Paris (AFP) - Six leading oil and gas companies Monday called on governments to put into place a carbon pricing system, saying this would be the most effective way of cutting the emission of greenhouse gases.
"We firmly believe that carbon pricing will discourage high carbon options and reduce uncertainty that will help stimulate investments in the right low carbon technologies and the right resources at the right pace," said the chief executives of BG Group, BP, Eni, Royal Dutch Shell, Statoil and Total in a joint letter.
The call by companies comes as France tries to breathe life into talks aimed at reaching a deal on a UN climate pact ahead of a crucial conference in Paris in December.
In the letter to the head of the UN Framework Convention on Climate Change (UNFCCC) and the Paris Conference, the energy companies acknowledged the current trend of greenhouse gas emissions exceeds the target of limiting global warming to no more than two degrees Celsius (3.6 degrees Fahrenheit) over pre-industrial levels to save Earth's climate from potentially catastrophic damage.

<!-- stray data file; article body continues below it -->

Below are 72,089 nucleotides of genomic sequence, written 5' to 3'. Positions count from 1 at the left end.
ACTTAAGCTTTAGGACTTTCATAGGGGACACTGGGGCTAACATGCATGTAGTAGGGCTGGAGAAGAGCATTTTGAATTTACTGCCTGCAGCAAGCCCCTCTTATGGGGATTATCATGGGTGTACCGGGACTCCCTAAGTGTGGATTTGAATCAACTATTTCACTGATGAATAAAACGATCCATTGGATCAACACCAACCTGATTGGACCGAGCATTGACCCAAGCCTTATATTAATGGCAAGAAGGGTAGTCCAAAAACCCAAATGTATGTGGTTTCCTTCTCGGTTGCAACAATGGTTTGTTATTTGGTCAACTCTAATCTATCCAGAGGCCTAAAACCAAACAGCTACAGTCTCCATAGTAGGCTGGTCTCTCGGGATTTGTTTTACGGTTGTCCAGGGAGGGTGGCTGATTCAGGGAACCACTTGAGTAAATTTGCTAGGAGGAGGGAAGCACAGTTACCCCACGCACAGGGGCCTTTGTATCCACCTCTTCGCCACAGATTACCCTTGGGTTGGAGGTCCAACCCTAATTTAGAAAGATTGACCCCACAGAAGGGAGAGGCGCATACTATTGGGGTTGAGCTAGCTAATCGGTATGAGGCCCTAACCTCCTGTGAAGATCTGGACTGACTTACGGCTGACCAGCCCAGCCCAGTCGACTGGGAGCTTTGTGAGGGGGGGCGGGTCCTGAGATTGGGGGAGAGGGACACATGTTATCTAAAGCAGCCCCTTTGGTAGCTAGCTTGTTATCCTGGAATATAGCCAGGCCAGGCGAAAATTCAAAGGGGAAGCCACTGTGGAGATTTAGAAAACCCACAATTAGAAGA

The companies said they are willing to do their part, but that governments need to provide a clear, stable, and long-term policy framework.
"Pricing carbon obviously adds a cost to our production and our products," they said, but added it would set a level playing field for all energy sources across geographies and a clear role in securing a more sustainable future.
A number of countries have introduced carbon pricing systems, where companies are charged for their carbon dioxide emissions.
Europe's system has been seen as a failure as the carbon price plunged after too many carbon credits were distributed for free.
Total chief Patrick Pouyanne told a news conference that to replace coal-fired power stations, which produce twice as much carbon dioxide as those which use natural gas, a carbon price of around $40 is needed. The current carbon price is about 7 euros ($7.50).
A price of $80-$100 is needed, he said, to justify the investment in carbon capture and storage systems that can capture most of the carbon dioxide emissions produced from the use of fossil fuels in electricity generation and industrial processes.